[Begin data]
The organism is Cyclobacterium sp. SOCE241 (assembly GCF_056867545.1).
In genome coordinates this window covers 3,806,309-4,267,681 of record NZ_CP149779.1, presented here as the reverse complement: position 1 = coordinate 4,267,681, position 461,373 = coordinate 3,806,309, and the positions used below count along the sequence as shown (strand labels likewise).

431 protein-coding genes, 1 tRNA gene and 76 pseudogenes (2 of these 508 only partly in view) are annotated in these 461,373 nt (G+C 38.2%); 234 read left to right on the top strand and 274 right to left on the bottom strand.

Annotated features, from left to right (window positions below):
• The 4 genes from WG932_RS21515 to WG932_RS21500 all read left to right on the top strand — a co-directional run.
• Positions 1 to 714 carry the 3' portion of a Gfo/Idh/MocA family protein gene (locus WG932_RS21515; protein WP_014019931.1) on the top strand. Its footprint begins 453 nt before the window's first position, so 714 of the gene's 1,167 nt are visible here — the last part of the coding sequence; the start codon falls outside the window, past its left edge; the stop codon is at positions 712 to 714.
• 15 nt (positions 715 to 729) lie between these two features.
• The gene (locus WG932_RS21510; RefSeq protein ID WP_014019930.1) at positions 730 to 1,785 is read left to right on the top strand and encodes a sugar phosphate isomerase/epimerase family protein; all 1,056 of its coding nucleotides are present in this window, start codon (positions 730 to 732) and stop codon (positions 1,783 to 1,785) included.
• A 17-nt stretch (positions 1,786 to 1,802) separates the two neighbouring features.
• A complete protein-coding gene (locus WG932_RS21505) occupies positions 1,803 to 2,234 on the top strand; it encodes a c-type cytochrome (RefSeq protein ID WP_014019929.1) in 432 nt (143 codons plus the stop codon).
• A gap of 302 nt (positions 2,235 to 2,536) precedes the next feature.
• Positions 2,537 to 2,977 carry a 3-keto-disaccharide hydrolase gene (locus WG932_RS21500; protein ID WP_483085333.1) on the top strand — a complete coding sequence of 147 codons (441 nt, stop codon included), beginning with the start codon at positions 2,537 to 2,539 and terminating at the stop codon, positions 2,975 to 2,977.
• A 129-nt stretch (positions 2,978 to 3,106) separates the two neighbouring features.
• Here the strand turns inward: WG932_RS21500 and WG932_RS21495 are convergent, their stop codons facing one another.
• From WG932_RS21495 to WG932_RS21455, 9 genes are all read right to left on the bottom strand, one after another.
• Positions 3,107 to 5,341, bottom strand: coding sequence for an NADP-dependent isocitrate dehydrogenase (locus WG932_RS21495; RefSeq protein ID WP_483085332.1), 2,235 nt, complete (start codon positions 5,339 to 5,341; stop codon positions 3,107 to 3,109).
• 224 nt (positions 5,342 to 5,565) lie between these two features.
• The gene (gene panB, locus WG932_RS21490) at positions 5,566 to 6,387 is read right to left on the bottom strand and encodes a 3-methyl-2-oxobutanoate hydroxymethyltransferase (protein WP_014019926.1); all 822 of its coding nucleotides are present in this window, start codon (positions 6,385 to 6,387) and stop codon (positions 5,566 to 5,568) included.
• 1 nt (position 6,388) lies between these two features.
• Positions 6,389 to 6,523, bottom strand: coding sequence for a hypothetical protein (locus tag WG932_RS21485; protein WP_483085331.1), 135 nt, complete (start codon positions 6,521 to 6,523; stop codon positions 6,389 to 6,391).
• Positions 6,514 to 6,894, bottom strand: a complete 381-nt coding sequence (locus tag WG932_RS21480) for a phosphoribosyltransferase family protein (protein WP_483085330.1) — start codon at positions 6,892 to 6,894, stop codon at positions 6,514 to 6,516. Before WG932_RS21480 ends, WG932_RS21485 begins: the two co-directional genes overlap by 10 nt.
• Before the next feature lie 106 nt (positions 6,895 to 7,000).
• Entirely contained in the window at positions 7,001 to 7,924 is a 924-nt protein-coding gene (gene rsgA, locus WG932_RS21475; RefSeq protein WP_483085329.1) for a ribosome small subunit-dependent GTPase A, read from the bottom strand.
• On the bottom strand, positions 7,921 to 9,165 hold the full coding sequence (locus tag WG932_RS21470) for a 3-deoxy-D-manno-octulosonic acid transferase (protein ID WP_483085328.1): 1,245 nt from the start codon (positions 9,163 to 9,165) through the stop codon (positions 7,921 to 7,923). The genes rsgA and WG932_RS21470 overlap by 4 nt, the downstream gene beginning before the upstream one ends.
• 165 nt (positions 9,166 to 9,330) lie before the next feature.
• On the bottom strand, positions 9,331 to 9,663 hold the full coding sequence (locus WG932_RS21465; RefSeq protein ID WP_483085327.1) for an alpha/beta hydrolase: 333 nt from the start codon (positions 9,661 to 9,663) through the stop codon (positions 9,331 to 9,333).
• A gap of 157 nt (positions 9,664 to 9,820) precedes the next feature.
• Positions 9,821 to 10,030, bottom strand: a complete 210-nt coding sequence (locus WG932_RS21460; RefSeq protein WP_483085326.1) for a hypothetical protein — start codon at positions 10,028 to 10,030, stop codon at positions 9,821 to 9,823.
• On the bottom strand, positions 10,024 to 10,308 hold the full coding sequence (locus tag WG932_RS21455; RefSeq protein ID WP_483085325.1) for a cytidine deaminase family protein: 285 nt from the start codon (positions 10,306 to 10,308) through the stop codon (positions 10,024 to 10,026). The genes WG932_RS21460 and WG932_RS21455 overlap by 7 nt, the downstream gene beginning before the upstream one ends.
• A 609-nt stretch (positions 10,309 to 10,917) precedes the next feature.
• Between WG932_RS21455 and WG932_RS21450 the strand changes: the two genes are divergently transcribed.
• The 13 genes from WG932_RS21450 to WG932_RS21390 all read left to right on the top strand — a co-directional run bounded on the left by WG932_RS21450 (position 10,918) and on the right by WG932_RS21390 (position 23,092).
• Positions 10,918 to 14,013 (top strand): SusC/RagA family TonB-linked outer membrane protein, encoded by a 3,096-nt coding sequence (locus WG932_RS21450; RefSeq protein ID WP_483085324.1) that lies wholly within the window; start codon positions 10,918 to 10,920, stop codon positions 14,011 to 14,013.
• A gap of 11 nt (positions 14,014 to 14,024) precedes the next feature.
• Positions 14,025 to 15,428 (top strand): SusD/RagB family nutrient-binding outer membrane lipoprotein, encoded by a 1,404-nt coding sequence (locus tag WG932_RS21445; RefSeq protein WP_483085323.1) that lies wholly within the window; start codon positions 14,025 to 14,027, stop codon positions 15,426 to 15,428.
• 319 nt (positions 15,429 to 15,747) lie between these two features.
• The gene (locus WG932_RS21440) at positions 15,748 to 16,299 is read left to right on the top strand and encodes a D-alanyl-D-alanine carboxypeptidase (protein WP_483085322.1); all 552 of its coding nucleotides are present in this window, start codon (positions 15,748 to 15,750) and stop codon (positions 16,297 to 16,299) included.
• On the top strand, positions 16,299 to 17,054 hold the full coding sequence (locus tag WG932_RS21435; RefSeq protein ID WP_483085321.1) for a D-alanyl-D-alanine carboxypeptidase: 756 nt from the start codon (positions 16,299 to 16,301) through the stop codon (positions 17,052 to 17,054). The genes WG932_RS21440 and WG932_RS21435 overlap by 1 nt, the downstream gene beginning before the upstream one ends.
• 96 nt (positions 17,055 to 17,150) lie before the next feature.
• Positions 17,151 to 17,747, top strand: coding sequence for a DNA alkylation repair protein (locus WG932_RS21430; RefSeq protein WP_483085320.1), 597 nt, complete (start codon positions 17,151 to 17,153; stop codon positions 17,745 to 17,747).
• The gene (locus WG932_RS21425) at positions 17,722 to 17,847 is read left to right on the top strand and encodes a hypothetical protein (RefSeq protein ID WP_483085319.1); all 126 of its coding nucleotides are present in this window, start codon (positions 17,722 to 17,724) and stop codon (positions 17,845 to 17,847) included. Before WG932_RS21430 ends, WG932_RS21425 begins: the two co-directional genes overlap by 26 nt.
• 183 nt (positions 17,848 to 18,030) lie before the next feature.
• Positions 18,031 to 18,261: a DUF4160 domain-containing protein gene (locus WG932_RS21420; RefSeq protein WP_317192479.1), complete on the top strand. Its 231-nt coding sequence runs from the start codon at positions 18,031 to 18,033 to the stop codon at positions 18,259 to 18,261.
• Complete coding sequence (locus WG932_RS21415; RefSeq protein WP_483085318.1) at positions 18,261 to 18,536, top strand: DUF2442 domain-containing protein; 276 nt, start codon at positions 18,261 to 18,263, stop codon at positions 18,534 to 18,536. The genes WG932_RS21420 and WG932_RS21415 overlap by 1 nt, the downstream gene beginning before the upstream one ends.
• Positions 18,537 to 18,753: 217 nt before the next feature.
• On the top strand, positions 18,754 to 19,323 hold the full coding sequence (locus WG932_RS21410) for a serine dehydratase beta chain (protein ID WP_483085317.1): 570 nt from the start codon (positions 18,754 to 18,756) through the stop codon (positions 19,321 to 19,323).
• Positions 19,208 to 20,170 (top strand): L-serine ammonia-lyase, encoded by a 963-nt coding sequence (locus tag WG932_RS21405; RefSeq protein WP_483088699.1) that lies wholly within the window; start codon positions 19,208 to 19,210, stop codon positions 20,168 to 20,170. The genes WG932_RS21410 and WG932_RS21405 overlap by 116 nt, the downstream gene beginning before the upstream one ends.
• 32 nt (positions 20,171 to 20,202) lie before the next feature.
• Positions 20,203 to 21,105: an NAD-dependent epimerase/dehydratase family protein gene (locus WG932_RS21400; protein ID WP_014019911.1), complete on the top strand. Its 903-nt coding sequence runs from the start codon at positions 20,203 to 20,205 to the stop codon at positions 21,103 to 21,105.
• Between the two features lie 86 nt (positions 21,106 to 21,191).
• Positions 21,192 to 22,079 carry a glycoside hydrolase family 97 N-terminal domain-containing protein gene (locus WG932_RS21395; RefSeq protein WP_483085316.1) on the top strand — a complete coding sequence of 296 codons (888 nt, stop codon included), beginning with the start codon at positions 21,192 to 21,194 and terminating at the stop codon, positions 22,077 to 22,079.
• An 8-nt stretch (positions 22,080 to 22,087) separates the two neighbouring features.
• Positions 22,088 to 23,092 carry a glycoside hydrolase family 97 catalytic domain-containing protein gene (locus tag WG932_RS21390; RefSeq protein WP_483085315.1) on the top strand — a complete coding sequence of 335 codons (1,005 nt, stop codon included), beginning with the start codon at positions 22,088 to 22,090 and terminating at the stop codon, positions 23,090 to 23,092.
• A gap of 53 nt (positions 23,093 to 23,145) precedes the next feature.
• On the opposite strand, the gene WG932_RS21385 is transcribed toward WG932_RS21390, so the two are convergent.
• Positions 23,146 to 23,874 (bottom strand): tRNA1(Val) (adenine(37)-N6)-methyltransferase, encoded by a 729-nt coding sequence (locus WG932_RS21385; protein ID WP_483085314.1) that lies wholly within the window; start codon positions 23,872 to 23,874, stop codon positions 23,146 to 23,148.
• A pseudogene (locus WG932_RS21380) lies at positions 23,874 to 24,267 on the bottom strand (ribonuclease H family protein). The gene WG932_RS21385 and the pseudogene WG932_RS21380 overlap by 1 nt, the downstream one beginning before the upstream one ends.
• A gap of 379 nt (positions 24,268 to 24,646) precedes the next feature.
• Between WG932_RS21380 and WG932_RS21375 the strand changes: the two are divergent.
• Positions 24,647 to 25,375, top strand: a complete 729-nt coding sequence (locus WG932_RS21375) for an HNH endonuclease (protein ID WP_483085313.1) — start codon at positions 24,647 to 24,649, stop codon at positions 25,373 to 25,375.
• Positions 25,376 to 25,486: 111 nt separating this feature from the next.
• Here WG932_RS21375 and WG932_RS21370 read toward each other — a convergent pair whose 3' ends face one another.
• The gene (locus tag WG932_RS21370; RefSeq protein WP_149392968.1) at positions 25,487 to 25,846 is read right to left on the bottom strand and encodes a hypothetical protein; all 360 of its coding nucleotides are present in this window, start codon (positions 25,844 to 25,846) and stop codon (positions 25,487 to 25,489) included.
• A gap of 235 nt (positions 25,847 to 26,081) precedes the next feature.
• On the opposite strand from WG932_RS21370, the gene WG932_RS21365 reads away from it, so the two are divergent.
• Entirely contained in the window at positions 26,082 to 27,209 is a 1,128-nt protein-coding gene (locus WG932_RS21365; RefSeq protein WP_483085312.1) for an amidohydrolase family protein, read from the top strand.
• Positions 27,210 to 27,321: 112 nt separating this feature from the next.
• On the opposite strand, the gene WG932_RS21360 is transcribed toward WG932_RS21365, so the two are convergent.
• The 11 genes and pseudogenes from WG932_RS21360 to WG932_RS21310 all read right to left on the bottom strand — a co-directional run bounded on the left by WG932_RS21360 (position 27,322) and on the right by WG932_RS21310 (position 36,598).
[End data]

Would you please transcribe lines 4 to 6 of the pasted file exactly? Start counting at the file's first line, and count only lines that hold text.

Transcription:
Annotated features, from left to right (window positions below):
• The 4 genes from WG932_RS21515 to WG932_RS21500 all read left to right on the top strand — a co-directional run.
• Positions 1 to 714 carry the 3' portion of a Gfo/Idh/MocA family protein gene (locus WG932_RS21515; protein WP_014019931.1) on the top strand. Its footprint begins 453 nt before the window's first position, so 714 of the gene's 1,167 nt are visible here — the last part of the coding sequence; the start codon falls outside the window, past its left edge; the stop codon is at positions 712 to 714.